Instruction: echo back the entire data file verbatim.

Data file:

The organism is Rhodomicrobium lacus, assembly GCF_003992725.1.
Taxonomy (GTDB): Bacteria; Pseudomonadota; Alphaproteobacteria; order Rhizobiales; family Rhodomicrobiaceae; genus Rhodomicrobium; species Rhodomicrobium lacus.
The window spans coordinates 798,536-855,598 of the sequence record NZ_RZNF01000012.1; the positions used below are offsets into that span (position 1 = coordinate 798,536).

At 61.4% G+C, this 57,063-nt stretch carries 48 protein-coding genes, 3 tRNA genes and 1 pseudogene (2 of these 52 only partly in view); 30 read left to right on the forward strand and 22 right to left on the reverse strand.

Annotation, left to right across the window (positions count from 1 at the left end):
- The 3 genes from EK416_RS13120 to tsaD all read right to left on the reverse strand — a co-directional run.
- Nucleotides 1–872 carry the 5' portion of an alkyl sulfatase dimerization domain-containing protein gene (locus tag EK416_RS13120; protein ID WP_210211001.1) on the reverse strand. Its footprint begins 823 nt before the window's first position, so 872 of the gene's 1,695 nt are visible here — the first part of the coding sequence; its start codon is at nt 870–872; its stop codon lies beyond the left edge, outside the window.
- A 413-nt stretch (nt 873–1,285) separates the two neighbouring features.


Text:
The organism is Rhodomicrobium lacus, assembly GCF_003992725.1.
Taxonomy (GTDB): Bacteria; Pseudomonadota; Alphaproteobacteria; order Rhizobiales; family Rhodomicrobiaceae; genus Rhodomicrobium; species Rhodomicrobium lacus.
The window spans coordinates 798,536-855,598 of the sequence record NZ_RZNF01000012.1; the positions used below are offsets into that span (position 1 = coordinate 798,536).

At 61.4% G+C, this 57,063-nt stretch carries 48 protein-coding genes, 3 tRNA genes and 1 pseudogene (2 of these 52 only partly in view); 30 read left to right on the forward strand and 22 right to left on the reverse strand.

Annotation, left to right across the window (positions count from 1 at the left end):
- The 3 genes from EK416_RS13120 to tsaD all read right to left on the reverse strand — a co-directional run.
- Nucleotides 1–872 carry the 5' portion of an alkyl sulfatase dimerization domain-containing protein gene (locus tag EK416_RS13120; protein ID WP_210211001.1) on the reverse strand. Its footprint begins 823 nt before the window's first position, so 872 of the gene's 1,695 nt are visible here — the first part of the coding sequence; its start codon is at nt 870–872; its stop codon lies beyond the left edge, outside the window.
- A 413-nt stretch (nt 873–1,285) separates the two neighbouring features.